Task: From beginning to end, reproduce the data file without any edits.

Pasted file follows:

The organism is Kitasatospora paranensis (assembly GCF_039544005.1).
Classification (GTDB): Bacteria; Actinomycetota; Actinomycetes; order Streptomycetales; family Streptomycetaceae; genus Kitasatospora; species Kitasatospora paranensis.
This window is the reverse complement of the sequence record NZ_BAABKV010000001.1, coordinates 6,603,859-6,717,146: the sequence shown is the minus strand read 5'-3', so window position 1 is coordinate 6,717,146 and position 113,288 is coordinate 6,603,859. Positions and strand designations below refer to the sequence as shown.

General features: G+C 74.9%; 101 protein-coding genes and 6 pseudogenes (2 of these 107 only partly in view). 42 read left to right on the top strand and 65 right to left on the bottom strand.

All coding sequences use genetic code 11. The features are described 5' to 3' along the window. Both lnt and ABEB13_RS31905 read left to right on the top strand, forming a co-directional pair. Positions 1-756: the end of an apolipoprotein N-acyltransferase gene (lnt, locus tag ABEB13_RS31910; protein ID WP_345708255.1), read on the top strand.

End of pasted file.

The organism is Kitasatospora paranensis (assembly GCF_039544005.1).
Classification (GTDB): Bacteria; Actinomycetota; Actinomycetes; order Streptomycetales; family Streptomycetaceae; genus Kitasatospora; species Kitasatospora paranensis.
This window is the reverse complement of the sequence record NZ_BAABKV010000001.1, coordinates 6,603,859-6,717,146: the sequence shown is the minus strand read 5'-3', so window position 1 is coordinate 6,717,146 and position 113,288 is coordinate 6,603,859. Positions and strand designations below refer to the sequence as shown.

General features: G+C 74.9%; 101 protein-coding genes and 6 pseudogenes (2 of these 107 only partly in view). 42 read left to right on the top strand and 65 right to left on the bottom strand.

All coding sequences use genetic code 11. The features are described 5' to 3' along the window. Both lnt and ABEB13_RS31905 read left to right on the top strand, forming a co-directional pair. Positions 1-756: the end of an apolipoprotein N-acyltransferase gene (lnt, locus tag ABEB13_RS31910; protein ID WP_345708255.1), read on the top strand.